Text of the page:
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Photo by Elliott Ashby

Photos: Here's What Went Down at the Labor Day Edition of Everyday Afrique

The diaspora showed out for the last Everyday Afrique party of the year.

Everyday People, OkayAfrica and Electrafrique, teamed up one again this past Labor Day for an Everyday Afrique party like no other.

The action took place at The Well in Brooklyn, where some of the city's best dressed came through to party to tunes from the likes of DJ Moma, DJ Tunez, DJ Cortega, Rich Knight, Boston Chery and DJ Buka, who all kept the energy on high throughout the day.

During the festivities, Afrodance NYC performed a special tribute to the late DJ Arafat during DJ Cortega's set, while Boston Chery delivered a standout set that was a tribute to Haiti. There was an epic zanku circle, led by Young Prince and Frankie B Cool delivered on the djembe. None other than DJ Tunez, closed out the night with a standout set that included a run of several of his own hits.

It was a day to remember, but if you weren't there for the action, don't fret. Check out what went down at the Labor Day edition of Everyday Afrique via the photo recap below with images from Kadeem Johnson and Elliott Ashby.

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Hundreds demand to end white supremacy and an end of human concentration camps at the US border during a rally in Philadelphia, PA on July 12, 2019 as the Trump administration announced that ICE will follow up raids and deportations in the following days. (Photo by Bastiaan Slabbers/NurPhoto via Getty Images)

What Do Impending ICE Raids Mean for Black Migrants?

ICE is expected to begin crackdowns across the US on Sunday, putting thousands of undocumented migrants from Latin America as well as Haiti, Cameroon and DRC at increased risk of abuse and deportation.

Immigrants across the US are bracing themselves for planned ICE (Immigrations and Customs Enforcement) raids, expected to occur in several major US cities beginning on Sunday.

"Trump's delusional declaration of ICE raids this week is a serious threat to Black and immigrant communities," Abraham Paulos, the National Communications Director of the Black Alliance for Just Immigration (BAJI) tells OkayAfrica in a statement on behalf of the organization. "The real immigration crisis is the one created by the Trump administration's racist and xenophobic agenda and policies. This administration has made it a top priority to separate and incarcerate migrant families and to keep Black and Brown asylum seekers and refugees from entering the U.S."

Initial plans to round up groups of undocumented immigrants were halted last month by the Department of Homeland Security and the issue was brought before Congress. Now, authorities are pushing ahead, putting thousands of undocumented families at risk of deportation as ICE—with the backing of President Donald Trump—plan arrests in at least 10 major cities, including New York City, Chicago, Miami, Los Angeles, San Fransisco, New Orleans, Atlanta, Houston and Denver.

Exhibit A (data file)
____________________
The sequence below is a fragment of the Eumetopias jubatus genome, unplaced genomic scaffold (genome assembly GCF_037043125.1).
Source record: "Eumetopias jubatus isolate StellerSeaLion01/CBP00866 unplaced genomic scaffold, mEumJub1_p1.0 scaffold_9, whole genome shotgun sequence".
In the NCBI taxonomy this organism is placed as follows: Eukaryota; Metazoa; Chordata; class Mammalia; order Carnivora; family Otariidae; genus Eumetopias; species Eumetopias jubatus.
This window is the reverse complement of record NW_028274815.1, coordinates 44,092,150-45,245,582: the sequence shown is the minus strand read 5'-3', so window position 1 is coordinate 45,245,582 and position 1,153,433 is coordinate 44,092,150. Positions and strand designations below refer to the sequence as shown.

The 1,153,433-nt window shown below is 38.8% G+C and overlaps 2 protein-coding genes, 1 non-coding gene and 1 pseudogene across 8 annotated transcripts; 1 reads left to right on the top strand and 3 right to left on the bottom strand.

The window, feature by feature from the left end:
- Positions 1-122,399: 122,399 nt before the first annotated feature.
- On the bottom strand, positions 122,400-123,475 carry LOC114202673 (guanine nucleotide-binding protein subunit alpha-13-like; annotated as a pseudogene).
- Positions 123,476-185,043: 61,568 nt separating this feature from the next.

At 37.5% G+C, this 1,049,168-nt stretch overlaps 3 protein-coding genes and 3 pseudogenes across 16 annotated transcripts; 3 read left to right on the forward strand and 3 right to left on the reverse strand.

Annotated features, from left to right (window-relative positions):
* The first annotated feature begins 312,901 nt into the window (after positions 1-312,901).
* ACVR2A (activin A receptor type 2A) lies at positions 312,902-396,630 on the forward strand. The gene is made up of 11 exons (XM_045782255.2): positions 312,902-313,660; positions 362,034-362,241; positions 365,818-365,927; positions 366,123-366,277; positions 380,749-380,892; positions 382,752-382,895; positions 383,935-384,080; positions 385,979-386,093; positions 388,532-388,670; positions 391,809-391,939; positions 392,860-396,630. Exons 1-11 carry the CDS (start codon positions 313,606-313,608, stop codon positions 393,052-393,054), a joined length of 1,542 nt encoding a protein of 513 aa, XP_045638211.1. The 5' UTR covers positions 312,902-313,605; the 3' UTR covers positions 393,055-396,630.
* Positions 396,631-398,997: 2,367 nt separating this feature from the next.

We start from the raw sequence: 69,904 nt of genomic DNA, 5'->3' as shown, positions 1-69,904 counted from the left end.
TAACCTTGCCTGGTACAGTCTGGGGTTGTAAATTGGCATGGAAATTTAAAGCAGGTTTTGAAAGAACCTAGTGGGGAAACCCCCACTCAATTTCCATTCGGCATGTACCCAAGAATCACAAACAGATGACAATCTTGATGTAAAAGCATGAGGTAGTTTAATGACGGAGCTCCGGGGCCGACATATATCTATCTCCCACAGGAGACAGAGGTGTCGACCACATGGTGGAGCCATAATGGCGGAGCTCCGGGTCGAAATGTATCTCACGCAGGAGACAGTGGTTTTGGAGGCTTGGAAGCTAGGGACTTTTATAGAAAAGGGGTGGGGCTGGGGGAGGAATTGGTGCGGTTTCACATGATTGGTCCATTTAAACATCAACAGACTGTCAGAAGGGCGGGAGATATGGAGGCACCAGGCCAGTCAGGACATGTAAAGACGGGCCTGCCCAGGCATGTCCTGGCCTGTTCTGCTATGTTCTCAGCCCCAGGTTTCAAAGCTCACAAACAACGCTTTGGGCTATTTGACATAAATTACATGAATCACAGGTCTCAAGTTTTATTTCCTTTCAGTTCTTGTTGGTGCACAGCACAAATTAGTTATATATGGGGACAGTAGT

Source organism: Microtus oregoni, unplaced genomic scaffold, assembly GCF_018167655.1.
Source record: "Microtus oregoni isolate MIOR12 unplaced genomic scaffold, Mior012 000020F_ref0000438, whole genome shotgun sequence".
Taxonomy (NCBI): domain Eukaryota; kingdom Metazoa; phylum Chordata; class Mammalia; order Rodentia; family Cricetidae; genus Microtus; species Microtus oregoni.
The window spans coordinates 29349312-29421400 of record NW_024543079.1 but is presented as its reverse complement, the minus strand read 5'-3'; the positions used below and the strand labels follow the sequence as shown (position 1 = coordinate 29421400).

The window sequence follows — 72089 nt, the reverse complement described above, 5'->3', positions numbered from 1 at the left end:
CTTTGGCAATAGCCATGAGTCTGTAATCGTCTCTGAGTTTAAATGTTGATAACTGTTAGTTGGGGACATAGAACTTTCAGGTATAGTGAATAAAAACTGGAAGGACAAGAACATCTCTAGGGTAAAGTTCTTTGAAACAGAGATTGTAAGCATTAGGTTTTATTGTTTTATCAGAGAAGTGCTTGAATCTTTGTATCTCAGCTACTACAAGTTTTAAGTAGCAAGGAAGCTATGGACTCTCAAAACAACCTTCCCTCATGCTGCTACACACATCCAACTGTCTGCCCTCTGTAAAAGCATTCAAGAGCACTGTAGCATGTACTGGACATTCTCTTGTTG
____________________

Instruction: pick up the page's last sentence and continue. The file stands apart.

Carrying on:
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Michael Brun Explores the New Sounds of Haiti In His Debut Album 'Lokal'

The album features Mr Eazi, Adekunle Gold, Major Lazer, Arcade Fire and more.

Michael Brun is pushing the new sounds of Haiti.

Born in Port-au-Prince, the producer, DJ, and artist has been blending styles like konpa with electronic beat work to make some standout tracks that have taken him far: he collaborated with J Balvin on the Telemundo 2018 World Cup theme song, "Positivo," and joined him on the Vibras tour alongside Mr Eazi.

Brun is now releasing his 9-track debut album, Lokal, which features collaborations with contemporary Haitian artists and buzzing acts across the globe like Eddy François, BélO, Major Lazer, Win Butler & Regine Chassagne from Arcade Fire, and many more.

Read: Michael Brun Interview On How He's Pushing Haiti's Contemporary Sounds

Mr Eazi pops up for two tracks on the album: "Akwaaba Ayiti," a Haitian-inflected remix of him and Guiltybeatz' big tune, and "Pa Pale" alongside Baky and KANIS. Meanwhile, Adekunle Gold features on the smooth "Eda" with also features Haiti's BélO.

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Michael Brun. Photo: Steve Baboun.

Michael Brun Is Pushing the New Sounds of Haiti

Exclusive interview: we catch up with the DJ & producer to talk about his J Balvin collaboration for the World Cup, working with Mr Eazi and how he's promoting Haiti's contemporary sounds.

Michael Brun is here to make sure Haiti is getting the credit and recognition it deserves.

Born in Port-au-Prince, the producer, DJ, and artist wants to prove Haitian music's long-lasting influence across the globe.

Since he was a little kid, Brun always had a strong desire to help his country, as was evidenced by his response to Trump's comments calling Haiti a "shithole" earlier this year. In fact, he's felt this strong desire and responsibility from birth. Coming from a good family and having a chance to get a good education, his parents would always tell him, "you have to be able to help others." Eventually, he enrolled at Davidson College on a full ride, where he was pre-med as a Bio major. He thought being a doctor was a way to fulfill that.

When music came calling, it was a no-brainer. Taking a leave of absence, Michael took a leap of faith and decided to pursue DJing and producing full-time. Now, at just 25 years old, Michael is actively (and humbly) living out his dream on a daily basis, giving back to his country by fusing the worlds of dance music and Haitian music into one global phenomenon.

OkayAfrica caught up with Brun ahead of his sold-out show at The Forum in Los Angeles, opening for Latin pop star J Balvin.

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